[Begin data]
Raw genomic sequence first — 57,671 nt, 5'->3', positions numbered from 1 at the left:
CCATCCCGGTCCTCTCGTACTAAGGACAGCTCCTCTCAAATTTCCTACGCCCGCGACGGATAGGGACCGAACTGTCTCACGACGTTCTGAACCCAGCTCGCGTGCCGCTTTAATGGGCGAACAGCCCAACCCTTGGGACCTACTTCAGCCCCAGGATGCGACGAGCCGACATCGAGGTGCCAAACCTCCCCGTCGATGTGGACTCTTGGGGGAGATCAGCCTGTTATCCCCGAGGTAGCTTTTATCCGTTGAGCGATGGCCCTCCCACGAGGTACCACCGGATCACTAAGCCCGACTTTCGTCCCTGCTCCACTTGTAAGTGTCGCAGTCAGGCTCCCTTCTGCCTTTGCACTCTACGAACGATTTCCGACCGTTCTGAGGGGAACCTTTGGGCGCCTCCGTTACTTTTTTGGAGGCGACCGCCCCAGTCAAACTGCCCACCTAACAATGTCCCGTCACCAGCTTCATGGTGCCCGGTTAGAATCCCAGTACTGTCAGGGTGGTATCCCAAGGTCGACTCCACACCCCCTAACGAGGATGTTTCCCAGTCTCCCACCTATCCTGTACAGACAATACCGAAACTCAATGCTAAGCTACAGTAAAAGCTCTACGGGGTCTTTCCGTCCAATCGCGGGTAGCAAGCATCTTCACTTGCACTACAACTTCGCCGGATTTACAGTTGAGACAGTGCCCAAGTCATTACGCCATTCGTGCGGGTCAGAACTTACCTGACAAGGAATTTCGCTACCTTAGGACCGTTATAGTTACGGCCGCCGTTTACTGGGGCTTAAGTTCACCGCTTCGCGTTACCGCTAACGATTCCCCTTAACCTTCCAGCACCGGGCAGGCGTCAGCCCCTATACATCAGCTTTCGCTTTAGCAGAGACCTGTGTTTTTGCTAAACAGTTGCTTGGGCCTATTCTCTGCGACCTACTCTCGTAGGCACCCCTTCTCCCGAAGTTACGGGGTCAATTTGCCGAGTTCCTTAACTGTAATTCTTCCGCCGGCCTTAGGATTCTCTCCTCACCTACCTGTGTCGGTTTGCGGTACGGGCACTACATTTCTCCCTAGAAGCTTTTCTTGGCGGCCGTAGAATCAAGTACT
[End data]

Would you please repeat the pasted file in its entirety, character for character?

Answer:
Raw genomic sequence first — 57,671 nt, 5'->3', positions numbered from 1 at the left:
CCATCCCGGTCCTCTCGTACTAAGGACAGCTCCTCTCAAATTTCCTACGCCCGCGACGGATAGGGACCGAACTGTCTCACGACGTTCTGAACCCAGCTCGCGTGCCGCTTTAATGGGCGAACAGCCCAACCCTTGGGACCTACTTCAGCCCCAGGATGCGACGAGCCGACATCGAGGTGCCAAACCTCCCCGTCGATGTGGACTCTTGGGGGAGATCAGCCTGTTATCCCCGAGGTAGCTTTTATCCGTTGAGCGATGGCCCTCCCACGAGGTACCACCGGATCACTAAGCCCGACTTTCGTCCCTGCTCCACTTGTAAGTGTCGCAGTCAGGCTCCCTTCTGCCTTTGCACTCTACGAACGATTTCCGACCGTTCTGAGGGGAACCTTTGGGCGCCTCCGTTACTTTTTTGGAGGCGACCGCCCCAGTCAAACTGCCCACCTAACAATGTCCCGTCACCAGCTTCATGGTGCCCGGTTAGAATCCCAGTACTGTCAGGGTGGTATCCCAAGGTCGACTCCACACCCCCTAACGAGGATGTTTCCCAGTCTCCCACCTATCCTGTACAGACAATACCGAAACTCAATGCTAAGCTACAGTAAAAGCTCTACGGGGTCTTTCCGTCCAATCGCGGGTAGCAAGCATCTTCACTTGCACTACAACTTCGCCGGATTTACAGTTGAGACAGTGCCCAAGTCATTACGCCATTCGTGCGGGTCAGAACTTACCTGACAAGGAATTTCGCTACCTTAGGACCGTTATAGTTACGGCCGCCGTTTACTGGGGCTTAAGTTCACCGCTTCGCGTTACCGCTAACGATTCCCCTTAACCTTCCAGCACCGGGCAGGCGTCAGCCCCTATACATCAGCTTTCGCTTTAGCAGAGACCTGTGTTTTTGCTAAACAGTTGCTTGGGCCTATTCTCTGCGACCTACTCTCGTAGGCACCCCTTCTCCCGAAGTTACGGGGTCAATTTGCCGAGTTCCTTAACTGTAATTCTTCCGCCGGCCTTAGGATTCTCTCCTCACCTACCTGTGTCGGTTTGCGGTACGGGCACTACATTTCTCCCTAGAAGCTTTTCTTGGCGGCCGTAGAATCAAGTACT